She Said: Put it Away
Sarah Irby, Editor in Chief~
Social media is a huge part of our lives, and it can often be beneficial in communicating with others, however social media can also put a strain on people in relationships.
It is not uncommon to be in a relationship and become jealous when you see other couples posting about one another and how in love they are all the time. You may even start to wonder why your significant other doesn’t care enough to declare his/her love for you via Facebook or Instagram. I remember feeling this way with my boyfriend in high school, and now I’m sitting here thinking about how stupid it was. Lack of social media presence does not equal a lack of love. Some people just aren’t into doing those sort of things, and that can even be a good thing.
Over the years, I have found that it is a good strategy to keep your relationship status/love life far away from social media because it tends to create drama. There are conniving people out there who live to try to take your man or create a rift between the two of you. People will start all kinds of drama with no purpose, other than to screw with your life. The potential number of people seeing my business when I post it on social media is far higher than the number of people who would probably see a significant other and I in public; not to mention people are often much sketchier online and will go to crazier lengths. Humans will always try to stick their nose where it doesn’t belong.
Then, of course, there’s the part where social media can reinforce and act as a channel for bad habits. Maybe we can even view it as a means of exposing bad characteristics in a person? Either way, we’ve all been skeptical at some point of a significant other, wondering if they’re sliding into someone else’s DMs. Because that’s a big no-no. It isn’t uncommon to find people using Facebook Messenger or some other platform to send risque stuff to someone who isn’t their significant other. Then there’s the whole stressful ordeal when your significant other likes other girls’ (or guys’) pictures, especially if there’s something “sexy” about it. I can tell you that no one wants that. No one wants to feel inadequate because the person they’re dating decides to like some other chick’s bikini selfie.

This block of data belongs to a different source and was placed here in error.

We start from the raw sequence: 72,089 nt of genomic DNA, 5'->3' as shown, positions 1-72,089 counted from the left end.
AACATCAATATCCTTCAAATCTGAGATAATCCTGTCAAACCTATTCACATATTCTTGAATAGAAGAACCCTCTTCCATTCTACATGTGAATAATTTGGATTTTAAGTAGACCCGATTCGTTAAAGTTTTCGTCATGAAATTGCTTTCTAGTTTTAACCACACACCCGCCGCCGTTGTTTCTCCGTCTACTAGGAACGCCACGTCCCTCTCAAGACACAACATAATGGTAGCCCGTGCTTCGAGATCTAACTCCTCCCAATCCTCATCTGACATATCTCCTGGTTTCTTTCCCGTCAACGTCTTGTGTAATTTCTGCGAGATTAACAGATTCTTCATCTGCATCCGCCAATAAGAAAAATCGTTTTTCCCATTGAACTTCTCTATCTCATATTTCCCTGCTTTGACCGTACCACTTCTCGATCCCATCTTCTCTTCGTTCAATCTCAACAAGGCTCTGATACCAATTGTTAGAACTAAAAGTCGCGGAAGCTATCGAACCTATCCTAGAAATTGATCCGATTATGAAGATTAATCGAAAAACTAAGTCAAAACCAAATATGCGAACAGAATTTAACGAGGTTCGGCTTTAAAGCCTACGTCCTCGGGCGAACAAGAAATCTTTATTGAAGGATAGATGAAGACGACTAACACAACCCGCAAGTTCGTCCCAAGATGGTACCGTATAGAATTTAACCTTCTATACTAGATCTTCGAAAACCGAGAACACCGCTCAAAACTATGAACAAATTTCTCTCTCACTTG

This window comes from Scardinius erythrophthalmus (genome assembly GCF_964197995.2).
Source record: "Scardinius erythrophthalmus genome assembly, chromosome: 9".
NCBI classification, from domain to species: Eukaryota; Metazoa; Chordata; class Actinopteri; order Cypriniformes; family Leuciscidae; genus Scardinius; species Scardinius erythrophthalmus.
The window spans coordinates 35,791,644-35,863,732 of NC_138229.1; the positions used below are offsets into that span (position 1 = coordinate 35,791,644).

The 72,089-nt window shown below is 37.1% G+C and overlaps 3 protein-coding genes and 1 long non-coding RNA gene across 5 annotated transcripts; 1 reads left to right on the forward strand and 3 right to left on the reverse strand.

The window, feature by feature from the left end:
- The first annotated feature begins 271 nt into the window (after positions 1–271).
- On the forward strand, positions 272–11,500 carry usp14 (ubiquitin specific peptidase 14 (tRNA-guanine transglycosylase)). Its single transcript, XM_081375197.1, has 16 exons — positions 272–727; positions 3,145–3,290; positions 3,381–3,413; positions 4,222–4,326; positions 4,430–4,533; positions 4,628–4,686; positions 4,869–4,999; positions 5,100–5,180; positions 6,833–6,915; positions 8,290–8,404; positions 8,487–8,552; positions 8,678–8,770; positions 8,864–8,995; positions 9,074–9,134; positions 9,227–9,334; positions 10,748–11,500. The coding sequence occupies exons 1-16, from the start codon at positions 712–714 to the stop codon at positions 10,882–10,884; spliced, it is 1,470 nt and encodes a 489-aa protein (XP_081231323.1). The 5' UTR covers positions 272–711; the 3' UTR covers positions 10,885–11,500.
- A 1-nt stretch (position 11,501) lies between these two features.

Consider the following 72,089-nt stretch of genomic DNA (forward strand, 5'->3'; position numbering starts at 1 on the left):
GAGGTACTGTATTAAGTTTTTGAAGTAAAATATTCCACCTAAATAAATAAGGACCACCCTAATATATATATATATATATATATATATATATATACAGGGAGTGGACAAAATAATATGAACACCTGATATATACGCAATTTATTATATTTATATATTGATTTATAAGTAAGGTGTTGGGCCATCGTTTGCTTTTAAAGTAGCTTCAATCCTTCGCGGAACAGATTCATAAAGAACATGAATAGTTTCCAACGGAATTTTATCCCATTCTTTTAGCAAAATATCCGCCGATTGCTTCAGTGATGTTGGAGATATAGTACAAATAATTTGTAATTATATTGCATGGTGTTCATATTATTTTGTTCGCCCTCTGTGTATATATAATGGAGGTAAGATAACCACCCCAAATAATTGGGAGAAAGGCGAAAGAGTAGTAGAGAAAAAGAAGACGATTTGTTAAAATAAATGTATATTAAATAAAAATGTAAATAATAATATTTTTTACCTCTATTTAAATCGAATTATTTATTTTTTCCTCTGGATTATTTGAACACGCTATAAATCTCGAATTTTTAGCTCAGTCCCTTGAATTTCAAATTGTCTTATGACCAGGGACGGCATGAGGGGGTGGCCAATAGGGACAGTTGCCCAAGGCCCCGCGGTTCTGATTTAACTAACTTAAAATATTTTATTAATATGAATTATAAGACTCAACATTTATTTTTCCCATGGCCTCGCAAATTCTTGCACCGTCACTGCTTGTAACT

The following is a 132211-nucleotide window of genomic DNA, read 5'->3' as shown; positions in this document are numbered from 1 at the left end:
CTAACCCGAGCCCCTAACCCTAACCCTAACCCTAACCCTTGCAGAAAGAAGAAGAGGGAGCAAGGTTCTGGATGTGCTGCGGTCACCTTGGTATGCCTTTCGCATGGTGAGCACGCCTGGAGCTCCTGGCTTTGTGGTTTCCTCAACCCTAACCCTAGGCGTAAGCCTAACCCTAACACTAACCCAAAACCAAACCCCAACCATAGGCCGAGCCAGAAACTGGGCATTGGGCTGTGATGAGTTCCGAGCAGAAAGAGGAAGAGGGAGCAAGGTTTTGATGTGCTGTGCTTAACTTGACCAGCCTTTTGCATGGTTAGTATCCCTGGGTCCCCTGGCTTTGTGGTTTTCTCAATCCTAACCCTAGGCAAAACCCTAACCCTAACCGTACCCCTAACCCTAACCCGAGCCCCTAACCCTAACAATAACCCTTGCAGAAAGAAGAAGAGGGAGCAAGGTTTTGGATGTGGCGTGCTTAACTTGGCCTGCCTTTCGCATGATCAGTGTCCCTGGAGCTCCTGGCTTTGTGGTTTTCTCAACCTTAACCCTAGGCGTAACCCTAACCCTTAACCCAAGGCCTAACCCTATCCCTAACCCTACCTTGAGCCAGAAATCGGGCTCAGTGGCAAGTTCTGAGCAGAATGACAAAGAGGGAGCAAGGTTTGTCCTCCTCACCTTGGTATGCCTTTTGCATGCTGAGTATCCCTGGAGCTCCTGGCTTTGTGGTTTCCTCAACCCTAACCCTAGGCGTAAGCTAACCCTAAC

You might find your own bad qualities surfacing, as well. If you’re anything like me, you might start to get paranoid about your significant other’s social media use. You notice he sure does stay on his phone a lot, and he seems to be friends with a lot of girls. Then you end up betraying trust and privacy by snooping when they’re not around. Maybe you find something incriminating, then your stomach gets hot and you get angry and don’t know how to approach the situation because you weren’t supposed to be looking in the first place. Then you just wish you had left well alone; after all, ignorance is bliss, right? I’ve learned not to scratch that itch because a lot of times it’s unfounded, and I’m just overthinking things because of experiences I’ve had in the past. It’s always best to give your partner the benefit of the doubt, but it’s equally important to air any discomforts or concerns you have about your relationship and the role social media plays in it.
Remember that not everything people post on social media is truly representative of their life. I know a lot of unhappy people who gush about their partners and it’s all a facade. They want to convince everyone else – and most importantly, themselves – that they’re satisfied and living the good life. Social media can be used to alter people’s perceptions of many things, and more often than not, people are willing to do or say something online that they wouldn’t in person. Like everything else, social media has a time and a place. Sometimes, its place isn’t in a relationship.